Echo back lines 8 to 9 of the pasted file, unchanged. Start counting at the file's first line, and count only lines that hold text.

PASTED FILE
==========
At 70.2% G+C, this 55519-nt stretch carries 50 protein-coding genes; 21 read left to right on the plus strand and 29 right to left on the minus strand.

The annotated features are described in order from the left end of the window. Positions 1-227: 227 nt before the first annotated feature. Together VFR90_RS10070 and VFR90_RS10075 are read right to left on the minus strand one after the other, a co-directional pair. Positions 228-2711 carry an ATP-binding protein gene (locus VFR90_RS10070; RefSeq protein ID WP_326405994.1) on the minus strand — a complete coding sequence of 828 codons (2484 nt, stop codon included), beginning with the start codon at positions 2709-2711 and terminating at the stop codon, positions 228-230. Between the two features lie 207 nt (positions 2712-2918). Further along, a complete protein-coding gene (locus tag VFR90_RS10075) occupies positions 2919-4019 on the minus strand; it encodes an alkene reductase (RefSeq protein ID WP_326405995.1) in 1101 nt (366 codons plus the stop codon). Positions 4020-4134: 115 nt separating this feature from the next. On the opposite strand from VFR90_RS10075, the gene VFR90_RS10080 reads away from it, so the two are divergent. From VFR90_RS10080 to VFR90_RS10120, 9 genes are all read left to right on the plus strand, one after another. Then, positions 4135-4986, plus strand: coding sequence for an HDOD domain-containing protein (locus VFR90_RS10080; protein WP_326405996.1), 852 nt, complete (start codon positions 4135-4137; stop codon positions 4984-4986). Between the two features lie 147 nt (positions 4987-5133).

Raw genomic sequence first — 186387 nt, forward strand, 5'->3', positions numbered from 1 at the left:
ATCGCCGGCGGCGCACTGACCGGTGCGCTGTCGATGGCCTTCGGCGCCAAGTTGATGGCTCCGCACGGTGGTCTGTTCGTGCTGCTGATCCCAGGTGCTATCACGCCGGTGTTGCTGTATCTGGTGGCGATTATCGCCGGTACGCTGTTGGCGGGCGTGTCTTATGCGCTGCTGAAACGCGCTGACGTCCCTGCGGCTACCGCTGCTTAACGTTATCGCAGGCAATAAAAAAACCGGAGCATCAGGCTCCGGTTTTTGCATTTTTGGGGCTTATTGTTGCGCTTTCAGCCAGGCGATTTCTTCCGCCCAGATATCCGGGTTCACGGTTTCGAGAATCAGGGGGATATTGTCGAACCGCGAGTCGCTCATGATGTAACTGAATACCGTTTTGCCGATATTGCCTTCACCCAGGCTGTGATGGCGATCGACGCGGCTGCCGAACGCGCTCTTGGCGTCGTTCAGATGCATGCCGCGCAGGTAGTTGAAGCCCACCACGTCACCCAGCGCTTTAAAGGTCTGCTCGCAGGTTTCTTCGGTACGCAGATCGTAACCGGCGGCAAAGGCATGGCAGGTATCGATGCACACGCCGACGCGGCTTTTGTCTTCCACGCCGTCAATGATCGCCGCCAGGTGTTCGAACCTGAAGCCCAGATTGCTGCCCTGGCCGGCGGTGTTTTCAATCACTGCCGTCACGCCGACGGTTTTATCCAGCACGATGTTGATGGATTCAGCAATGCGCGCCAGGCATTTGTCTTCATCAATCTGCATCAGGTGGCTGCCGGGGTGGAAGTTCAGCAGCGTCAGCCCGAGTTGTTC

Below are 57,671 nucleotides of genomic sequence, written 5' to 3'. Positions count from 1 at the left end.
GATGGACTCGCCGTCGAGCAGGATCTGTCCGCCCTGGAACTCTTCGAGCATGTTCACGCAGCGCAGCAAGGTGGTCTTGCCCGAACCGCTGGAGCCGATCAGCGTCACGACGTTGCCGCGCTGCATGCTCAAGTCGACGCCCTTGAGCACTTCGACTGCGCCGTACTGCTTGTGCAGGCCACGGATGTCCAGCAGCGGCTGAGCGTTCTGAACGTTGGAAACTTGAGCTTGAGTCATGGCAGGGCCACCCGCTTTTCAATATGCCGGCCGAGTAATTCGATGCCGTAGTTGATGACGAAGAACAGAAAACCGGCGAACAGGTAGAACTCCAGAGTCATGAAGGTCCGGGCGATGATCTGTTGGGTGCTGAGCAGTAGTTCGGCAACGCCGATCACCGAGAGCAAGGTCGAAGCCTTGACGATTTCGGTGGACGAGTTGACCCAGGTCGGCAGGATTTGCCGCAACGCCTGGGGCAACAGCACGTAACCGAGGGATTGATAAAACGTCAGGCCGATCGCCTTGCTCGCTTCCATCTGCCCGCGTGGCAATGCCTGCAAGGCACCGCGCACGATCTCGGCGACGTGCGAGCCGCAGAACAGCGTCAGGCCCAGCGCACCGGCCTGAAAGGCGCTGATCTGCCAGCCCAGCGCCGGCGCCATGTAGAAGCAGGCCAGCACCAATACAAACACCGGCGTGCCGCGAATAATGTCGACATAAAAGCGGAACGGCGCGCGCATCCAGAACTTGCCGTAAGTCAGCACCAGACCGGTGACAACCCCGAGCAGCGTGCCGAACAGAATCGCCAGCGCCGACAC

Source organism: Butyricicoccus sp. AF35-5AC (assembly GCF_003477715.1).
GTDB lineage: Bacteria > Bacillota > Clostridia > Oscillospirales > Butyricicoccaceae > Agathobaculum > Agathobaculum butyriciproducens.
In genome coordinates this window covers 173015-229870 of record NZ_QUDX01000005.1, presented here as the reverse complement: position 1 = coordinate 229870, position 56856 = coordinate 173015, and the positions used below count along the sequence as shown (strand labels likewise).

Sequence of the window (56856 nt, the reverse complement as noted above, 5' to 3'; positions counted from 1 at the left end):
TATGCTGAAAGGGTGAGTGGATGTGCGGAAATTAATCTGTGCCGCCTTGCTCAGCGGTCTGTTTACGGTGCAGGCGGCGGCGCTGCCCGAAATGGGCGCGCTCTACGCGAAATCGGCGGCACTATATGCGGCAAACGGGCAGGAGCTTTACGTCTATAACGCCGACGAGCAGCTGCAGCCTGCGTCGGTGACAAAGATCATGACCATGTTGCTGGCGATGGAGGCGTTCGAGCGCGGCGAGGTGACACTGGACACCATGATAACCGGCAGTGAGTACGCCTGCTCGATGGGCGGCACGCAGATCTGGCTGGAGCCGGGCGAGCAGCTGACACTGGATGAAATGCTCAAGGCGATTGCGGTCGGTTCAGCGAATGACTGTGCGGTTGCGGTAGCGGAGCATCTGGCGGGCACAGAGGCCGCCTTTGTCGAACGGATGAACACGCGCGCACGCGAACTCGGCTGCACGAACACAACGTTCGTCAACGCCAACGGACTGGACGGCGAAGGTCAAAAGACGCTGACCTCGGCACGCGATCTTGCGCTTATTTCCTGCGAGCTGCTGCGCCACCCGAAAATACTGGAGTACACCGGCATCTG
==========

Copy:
GTDB lineage: Bacteria > Bacillota > Clostridia > Oscillospirales > Butyricicoccaceae > Agathobaculum > Agathobaculum butyriciproducens.
In genome coordinates this window covers 173015-229870 of record NZ_QUDX01000005.1, presented here as the reverse complement: position 1 = coordinate 229870, position 56856 = coordinate 173015, and the positions used below count along the sequence as shown (strand labels likewise).